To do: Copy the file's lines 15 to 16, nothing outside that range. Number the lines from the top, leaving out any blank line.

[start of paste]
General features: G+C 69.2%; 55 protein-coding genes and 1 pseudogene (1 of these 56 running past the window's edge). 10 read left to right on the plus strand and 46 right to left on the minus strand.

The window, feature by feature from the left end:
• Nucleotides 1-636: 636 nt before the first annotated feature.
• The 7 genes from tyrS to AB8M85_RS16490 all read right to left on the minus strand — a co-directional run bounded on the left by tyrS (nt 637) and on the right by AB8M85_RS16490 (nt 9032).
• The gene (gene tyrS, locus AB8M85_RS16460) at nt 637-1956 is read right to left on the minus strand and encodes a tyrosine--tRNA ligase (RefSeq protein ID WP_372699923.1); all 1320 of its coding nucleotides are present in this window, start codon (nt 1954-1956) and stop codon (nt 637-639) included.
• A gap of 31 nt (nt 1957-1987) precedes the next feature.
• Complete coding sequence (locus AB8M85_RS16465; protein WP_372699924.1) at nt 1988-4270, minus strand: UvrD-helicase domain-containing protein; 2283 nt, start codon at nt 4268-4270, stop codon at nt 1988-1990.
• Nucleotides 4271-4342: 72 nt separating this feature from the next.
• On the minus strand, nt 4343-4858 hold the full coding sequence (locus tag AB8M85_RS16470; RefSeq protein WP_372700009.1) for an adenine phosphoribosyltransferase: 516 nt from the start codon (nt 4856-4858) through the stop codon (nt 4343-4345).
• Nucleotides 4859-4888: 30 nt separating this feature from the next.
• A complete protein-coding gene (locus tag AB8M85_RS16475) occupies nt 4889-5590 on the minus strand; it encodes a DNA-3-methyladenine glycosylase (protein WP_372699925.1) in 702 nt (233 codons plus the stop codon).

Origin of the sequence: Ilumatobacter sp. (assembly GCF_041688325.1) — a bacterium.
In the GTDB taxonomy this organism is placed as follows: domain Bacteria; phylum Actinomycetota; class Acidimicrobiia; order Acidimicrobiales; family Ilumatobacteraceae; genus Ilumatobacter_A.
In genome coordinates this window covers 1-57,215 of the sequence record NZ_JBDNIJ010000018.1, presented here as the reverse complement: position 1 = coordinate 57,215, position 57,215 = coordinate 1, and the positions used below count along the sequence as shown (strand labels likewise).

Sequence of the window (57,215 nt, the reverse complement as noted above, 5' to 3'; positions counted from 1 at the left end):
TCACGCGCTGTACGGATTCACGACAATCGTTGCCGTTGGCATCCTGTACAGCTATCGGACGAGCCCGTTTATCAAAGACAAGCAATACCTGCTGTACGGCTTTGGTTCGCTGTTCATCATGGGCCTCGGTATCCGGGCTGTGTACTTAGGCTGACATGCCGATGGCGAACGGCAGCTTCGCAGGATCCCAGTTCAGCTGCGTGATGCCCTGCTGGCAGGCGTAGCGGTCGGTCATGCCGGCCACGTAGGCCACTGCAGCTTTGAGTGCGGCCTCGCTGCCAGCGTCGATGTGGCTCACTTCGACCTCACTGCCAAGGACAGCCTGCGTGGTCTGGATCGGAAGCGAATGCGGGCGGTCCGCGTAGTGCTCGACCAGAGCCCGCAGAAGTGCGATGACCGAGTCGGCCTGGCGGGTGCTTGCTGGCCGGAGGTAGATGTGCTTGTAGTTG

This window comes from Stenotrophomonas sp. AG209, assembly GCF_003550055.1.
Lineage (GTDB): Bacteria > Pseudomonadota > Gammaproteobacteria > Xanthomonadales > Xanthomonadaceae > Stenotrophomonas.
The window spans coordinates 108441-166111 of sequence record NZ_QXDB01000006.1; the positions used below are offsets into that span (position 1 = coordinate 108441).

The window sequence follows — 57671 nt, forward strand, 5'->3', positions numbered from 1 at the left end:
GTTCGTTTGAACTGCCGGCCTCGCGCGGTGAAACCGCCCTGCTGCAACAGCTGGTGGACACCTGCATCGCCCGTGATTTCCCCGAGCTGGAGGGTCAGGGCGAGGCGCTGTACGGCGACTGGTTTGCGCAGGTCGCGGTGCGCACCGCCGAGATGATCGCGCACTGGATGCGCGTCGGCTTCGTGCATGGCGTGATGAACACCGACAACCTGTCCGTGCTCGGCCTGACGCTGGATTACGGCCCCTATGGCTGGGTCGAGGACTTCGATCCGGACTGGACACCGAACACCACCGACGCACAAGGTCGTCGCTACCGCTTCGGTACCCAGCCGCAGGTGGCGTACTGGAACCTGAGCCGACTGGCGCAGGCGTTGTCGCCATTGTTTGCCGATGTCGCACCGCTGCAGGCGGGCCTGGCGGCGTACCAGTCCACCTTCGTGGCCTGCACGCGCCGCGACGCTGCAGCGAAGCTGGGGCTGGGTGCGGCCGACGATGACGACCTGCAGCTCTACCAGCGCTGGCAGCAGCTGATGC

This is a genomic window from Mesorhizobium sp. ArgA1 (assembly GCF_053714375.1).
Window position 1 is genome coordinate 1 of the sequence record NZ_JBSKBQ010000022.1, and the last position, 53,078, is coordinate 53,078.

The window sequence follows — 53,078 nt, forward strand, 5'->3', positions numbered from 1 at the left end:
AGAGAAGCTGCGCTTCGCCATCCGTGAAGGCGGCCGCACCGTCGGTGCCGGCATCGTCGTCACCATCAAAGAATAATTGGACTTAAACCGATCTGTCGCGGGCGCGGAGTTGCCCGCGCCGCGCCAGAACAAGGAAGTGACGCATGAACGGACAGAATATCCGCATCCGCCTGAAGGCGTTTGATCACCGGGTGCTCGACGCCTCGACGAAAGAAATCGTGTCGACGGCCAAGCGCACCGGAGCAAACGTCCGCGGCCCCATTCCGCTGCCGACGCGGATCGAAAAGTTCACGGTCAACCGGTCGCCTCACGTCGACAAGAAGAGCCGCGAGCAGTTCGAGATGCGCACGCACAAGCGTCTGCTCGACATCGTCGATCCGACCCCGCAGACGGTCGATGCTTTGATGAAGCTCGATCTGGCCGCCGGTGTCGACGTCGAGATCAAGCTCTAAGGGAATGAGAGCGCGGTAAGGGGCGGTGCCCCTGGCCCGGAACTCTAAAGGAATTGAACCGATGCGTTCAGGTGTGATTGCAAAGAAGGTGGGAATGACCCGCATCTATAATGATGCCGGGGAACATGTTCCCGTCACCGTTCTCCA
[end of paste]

Sequence of the window (57,215 nt, the reverse complement as noted above, 5' to 3'; positions counted from 1 at the left end):
TCACGCGCTGTACGGATTCACGACAATCGTTGCCGTTGGCATCCTGTACAGCTATCGGACGAGCCCGTTTATCAAAGACAAGCAATACCTGCTGTACGGCTTTGGTTCGCTGTTCATCATGGGCCTCGGTATCCGGGCTGTGTACTTAGGCTGACATGCCGATGGCGAACGGCAGCTTCGCAGGATCCCAGTTCAGCTGCGTGATGCCCTGCTGGCAGGCGTAGCGGTCGGTCATGCCGGCCACGTAGGCCACTGCAGCTTTGAGTGCGGCCTCGCTGCCAGCGTCGATGTGGCTCACTTCGACCTCACTGCCAAGGACAGCCTGCGTGGTCTGGATCGGAAGCGAATGCGGGCGGTCCGCGTAGTGCTCGACCAGAGCCCGCAGAAGTGCGATGACCGAGTCGGCCTGGCGGGTGCTTGCTGGCCGGAGGTAGATGTGCTTGTAGTTG